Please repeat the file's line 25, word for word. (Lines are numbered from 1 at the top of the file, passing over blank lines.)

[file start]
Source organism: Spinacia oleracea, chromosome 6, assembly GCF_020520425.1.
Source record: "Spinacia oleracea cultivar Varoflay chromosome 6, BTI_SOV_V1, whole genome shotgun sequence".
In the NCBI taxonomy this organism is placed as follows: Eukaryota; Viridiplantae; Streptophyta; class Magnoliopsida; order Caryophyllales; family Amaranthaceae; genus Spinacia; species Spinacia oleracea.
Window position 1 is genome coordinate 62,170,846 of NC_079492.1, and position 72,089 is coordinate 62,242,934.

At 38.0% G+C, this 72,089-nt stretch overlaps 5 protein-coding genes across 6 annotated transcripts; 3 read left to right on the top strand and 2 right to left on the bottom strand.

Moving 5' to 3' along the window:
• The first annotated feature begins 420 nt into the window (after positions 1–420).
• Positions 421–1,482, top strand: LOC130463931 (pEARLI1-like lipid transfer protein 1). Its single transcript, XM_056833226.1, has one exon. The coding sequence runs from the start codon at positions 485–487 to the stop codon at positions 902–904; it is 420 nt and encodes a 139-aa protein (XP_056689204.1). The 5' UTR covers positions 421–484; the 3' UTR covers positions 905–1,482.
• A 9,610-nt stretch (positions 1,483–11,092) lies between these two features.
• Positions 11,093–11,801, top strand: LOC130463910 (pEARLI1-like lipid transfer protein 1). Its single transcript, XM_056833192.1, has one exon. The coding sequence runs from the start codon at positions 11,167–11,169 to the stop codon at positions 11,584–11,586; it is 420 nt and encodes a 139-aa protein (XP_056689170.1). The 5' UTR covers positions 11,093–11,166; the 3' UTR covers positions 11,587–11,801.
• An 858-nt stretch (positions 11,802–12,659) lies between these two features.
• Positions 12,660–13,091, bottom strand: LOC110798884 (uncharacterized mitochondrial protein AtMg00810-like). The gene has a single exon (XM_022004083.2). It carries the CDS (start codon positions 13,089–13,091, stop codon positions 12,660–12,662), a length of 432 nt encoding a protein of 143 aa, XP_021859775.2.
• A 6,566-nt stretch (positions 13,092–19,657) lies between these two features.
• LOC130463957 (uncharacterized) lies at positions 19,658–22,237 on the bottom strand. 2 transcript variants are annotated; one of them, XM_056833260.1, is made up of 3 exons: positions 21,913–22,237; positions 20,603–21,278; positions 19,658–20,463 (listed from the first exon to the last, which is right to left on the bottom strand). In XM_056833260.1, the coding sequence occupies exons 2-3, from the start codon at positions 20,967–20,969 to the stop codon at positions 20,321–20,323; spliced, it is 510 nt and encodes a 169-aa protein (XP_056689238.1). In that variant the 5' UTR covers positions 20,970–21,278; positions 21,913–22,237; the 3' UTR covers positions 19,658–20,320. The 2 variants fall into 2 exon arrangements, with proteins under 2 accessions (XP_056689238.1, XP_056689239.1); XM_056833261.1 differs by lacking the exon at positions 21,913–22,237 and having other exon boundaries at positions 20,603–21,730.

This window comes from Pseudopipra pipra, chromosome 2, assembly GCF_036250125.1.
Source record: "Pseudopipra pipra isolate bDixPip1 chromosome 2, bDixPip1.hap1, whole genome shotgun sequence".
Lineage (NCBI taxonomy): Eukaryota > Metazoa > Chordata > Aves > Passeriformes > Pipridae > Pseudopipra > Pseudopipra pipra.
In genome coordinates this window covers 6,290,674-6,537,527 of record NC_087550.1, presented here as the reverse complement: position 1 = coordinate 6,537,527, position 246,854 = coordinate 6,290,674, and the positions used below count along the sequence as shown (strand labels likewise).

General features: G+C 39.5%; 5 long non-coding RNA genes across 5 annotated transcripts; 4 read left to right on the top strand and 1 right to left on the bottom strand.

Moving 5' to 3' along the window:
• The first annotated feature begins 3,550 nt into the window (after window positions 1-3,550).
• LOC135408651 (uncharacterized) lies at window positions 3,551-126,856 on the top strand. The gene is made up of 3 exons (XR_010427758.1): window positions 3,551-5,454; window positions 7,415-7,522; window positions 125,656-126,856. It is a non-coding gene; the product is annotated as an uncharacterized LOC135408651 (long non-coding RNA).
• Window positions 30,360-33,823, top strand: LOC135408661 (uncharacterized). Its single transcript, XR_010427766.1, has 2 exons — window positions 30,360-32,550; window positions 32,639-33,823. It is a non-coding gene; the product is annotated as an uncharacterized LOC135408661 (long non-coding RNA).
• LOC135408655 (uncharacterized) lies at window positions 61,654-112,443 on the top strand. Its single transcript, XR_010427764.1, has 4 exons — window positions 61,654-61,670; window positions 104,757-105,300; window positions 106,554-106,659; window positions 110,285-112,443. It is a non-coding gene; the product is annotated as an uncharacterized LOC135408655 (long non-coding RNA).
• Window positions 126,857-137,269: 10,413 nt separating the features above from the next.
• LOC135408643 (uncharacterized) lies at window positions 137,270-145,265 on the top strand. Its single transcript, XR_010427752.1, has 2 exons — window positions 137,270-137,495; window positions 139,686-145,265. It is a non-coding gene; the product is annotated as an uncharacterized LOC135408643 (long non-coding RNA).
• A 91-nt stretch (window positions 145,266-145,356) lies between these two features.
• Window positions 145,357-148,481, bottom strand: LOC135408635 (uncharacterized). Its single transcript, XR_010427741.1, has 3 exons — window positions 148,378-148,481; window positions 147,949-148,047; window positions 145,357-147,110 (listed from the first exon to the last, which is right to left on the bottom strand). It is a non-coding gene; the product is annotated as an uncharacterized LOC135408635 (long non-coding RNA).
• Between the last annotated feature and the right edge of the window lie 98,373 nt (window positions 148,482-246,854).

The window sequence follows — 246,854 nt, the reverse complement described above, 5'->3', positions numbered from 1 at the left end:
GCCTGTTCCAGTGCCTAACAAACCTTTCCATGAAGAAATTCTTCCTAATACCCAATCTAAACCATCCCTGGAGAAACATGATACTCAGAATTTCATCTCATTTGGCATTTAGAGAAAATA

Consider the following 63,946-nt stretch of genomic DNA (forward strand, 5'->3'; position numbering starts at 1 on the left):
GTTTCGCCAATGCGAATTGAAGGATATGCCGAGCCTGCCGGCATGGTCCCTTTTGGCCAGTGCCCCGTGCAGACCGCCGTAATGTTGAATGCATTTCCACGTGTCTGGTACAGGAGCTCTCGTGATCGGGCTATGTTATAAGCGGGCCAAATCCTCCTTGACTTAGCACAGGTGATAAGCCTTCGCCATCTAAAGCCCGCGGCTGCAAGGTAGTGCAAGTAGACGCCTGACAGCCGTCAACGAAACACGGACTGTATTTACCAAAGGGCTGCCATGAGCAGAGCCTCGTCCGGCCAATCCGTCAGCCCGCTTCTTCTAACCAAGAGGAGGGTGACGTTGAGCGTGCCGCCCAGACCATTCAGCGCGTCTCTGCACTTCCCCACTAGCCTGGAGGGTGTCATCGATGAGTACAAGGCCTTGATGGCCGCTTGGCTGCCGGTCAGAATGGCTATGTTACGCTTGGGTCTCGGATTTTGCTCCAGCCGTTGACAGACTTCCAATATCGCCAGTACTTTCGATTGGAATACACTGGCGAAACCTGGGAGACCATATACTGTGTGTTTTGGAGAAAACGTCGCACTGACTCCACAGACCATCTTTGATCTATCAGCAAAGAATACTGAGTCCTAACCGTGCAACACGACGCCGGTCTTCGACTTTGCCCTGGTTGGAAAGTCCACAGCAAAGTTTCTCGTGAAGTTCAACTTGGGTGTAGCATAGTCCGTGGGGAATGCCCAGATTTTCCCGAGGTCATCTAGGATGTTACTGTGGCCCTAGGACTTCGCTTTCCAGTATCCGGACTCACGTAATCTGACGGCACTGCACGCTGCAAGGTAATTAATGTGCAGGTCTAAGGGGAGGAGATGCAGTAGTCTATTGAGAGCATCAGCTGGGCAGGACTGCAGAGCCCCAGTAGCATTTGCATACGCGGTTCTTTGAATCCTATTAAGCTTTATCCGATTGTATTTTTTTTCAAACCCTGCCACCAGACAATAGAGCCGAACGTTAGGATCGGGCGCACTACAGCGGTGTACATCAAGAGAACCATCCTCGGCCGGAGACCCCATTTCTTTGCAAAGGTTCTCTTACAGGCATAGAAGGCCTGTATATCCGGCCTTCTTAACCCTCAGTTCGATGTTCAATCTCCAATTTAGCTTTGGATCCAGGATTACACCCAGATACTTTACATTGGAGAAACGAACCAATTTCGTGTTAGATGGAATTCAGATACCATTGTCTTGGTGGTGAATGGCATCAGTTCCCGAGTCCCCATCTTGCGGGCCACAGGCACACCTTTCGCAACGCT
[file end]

• Window positions 126,857-137,269: 10,413 nt separating the features above from the next.